Earlier, some Indian TV channels had said the Indian government had ordered the build-up of troops on the border with Pakistan besides mulling over suspending the ceasefire pact with it. Also on Sunday, Pakistan’s military said the country’s ceasefire with India was holding and there was no military build-up on the border in the wake of the Mumbai attacks. The military was responding to Indian media reports that India has cancelled a five-year-old ceasefire on the border of the disputed Kashmir region, as tensions grow over accusations that the attackers came from Pakistan.
“We have seen reports in the media suggesting suspension of the ceasefire (in Kashmir) and movement of troops on the Indian side of the border,” Athar Abbas told AFP. “As far as the official authenticated reports are concerned, there is no such movement or mobilisation of troops. The ceasefire is holding.”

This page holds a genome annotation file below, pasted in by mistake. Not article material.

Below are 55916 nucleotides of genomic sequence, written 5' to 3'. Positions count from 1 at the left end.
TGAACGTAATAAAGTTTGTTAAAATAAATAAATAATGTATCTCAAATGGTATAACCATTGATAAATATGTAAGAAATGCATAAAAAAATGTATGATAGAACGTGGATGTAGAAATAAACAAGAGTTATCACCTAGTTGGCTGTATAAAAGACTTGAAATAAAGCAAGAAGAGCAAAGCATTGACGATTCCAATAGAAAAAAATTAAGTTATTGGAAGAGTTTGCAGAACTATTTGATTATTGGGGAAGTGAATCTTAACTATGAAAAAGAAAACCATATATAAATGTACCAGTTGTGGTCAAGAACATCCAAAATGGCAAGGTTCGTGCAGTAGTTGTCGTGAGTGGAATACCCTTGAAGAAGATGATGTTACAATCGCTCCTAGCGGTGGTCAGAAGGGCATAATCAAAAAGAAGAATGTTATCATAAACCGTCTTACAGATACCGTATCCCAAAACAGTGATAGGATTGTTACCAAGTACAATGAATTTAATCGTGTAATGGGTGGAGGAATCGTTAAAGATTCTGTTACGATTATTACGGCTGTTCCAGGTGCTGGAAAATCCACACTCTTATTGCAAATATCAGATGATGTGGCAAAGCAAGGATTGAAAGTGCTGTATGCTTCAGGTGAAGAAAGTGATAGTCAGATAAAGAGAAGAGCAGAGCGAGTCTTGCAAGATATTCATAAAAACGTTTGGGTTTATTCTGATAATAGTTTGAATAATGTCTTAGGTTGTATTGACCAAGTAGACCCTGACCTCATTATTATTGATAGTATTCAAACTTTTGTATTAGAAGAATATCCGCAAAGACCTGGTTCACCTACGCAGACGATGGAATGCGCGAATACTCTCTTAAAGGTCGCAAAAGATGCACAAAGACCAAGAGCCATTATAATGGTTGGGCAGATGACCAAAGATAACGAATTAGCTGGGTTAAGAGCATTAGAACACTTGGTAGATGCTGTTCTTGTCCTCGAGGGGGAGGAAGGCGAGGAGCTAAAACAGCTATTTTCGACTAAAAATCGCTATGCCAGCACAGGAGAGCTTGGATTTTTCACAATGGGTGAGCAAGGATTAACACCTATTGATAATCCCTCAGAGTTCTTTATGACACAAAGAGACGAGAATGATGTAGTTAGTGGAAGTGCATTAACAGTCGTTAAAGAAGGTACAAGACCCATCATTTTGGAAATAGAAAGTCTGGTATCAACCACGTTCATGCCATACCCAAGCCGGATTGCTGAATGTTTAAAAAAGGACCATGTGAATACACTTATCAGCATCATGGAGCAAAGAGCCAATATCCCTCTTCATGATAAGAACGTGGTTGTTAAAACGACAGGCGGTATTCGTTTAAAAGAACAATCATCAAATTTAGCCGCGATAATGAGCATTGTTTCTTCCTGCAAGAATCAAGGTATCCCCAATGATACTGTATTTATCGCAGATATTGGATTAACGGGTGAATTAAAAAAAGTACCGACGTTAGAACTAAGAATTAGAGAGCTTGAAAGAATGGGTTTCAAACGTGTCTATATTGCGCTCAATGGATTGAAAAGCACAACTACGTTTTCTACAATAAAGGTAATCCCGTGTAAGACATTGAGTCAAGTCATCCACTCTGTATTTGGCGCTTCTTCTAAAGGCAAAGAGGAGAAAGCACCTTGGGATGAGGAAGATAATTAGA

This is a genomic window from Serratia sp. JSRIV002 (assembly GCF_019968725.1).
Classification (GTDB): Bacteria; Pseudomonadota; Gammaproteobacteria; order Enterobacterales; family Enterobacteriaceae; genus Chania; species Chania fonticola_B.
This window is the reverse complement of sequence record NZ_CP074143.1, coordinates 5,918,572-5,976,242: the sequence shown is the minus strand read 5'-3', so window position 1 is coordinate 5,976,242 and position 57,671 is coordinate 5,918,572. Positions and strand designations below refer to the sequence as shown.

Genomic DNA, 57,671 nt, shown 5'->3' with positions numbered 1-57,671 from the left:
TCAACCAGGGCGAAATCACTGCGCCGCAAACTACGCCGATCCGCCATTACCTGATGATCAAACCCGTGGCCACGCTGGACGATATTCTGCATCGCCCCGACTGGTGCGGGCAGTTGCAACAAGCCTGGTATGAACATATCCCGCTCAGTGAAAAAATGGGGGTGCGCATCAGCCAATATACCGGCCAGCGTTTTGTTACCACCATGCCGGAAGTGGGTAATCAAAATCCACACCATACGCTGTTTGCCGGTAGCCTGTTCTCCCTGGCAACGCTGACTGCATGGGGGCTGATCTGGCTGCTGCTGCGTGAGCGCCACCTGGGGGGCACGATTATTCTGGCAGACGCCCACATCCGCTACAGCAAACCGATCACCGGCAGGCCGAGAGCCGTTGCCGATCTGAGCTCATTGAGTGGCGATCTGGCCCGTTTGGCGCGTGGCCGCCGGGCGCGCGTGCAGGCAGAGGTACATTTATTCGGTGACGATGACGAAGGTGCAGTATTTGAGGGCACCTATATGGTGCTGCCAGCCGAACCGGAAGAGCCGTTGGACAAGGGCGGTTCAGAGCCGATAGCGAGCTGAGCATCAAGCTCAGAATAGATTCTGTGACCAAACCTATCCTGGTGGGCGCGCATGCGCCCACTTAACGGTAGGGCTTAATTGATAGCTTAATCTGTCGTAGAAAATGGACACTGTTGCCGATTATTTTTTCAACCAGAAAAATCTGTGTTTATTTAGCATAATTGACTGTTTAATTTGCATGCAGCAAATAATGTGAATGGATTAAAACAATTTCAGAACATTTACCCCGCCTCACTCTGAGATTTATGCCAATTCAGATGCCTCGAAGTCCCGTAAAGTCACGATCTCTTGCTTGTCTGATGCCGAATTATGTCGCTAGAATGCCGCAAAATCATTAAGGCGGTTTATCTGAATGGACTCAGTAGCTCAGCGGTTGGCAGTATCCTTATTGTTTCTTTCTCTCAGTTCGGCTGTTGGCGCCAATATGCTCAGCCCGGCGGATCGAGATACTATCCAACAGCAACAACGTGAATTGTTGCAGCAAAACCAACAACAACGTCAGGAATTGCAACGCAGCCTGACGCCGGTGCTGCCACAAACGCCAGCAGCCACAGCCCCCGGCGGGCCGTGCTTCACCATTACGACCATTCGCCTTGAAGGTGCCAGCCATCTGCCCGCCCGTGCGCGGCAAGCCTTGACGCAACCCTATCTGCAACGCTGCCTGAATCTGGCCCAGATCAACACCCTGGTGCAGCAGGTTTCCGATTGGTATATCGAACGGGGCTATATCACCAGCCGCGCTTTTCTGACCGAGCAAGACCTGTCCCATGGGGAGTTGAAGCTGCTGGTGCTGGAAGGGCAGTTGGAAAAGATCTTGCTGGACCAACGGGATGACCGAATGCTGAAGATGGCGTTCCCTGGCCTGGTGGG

Meanwhile, Prime Minister Yousuf Raza Gilani phoned all the major political leaders of the country, who offered their complete support to the government in the wake of heightened tensions with India. The politicians who were contacted on Sunday included former Prime Minister Zafarullah Khan Jamali, AJK Prime Minister Atiq Ahmed Khan, Allama Sajid Naqvi, Chaudhry Pervaiz Elahi, Dr Abdul Malik, Israrullah Zehri, Munir Khan Orakzai and Senators Shahid Bugti, Ismail Baladi and Haji Hanif Tayyab.
They appreciated the prime minister for consulting all the democratic forces in the country. The prime minister lauded the unity among all the political forces. He said Pakistan would explore all possibilities to normalise its relations with neighbouring countries as it believed in peace and harmony.